Applying biophilia and biomimicry in architectural design

In my previous column, we explored the concept of biophilia, or “love of nature” as an inspiration in designing modern buildings. 

Design that brings the built environment closer to nature has been a guiding principle behind Italpinas Development Corp (IDC). In our buildings, primary importance is given to natural air and light in every space. We take pride in applying great precision and forethought in how we design the interplay of sunlight and ventilation. 

My article also correlated biophilia with mental health, expounding on how “biophilic” design enhances the connection between humans and the natural environment, and how it provides numerous benefits for health, wellbeing, and sustainability.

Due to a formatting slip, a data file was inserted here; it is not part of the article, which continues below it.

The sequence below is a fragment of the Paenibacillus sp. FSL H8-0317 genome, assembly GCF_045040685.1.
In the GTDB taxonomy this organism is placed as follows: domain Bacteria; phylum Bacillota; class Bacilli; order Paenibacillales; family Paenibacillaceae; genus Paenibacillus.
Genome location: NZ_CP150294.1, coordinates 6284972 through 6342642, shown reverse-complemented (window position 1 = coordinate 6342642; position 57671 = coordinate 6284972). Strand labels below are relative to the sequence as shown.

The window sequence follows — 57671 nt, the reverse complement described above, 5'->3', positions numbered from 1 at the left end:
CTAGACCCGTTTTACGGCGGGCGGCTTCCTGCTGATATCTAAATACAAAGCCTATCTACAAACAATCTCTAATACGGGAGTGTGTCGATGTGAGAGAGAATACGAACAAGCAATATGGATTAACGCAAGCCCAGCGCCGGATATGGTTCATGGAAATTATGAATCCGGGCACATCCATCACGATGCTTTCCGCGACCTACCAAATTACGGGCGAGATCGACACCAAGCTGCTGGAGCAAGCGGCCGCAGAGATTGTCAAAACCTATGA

Another guiding principle behind IDC’s work is biomimicry. What is the difference between biophilia and biomimicry? Biophilia is an emphasis on the occupant’s need for nature, and the assurance of closeness to nature through views, spaciousness, ventilation, and light. Biomimicry, on the other hand, is when the physical form of the building itself mimics physical forms found somewhere in nature. 

It’s a bird, it’s a plane

We can see examples of this throughout the engineering world. It is no coincidence that airplanes are shaped like a bird with its wings extended to their maximum span. Their function, after all, is similar: achieving stability in long-distance flight.  It is also no coincidence that the texture of Velcro feels like the barbs of a prickly plant. Their function, after all, is also similar: to adhere, whether as a fastener for man-made clothing, or merely as a sticky bur, which sticks to a passing animal and travels a distance before taking root elsewhere, furthering that species’ range of coverage.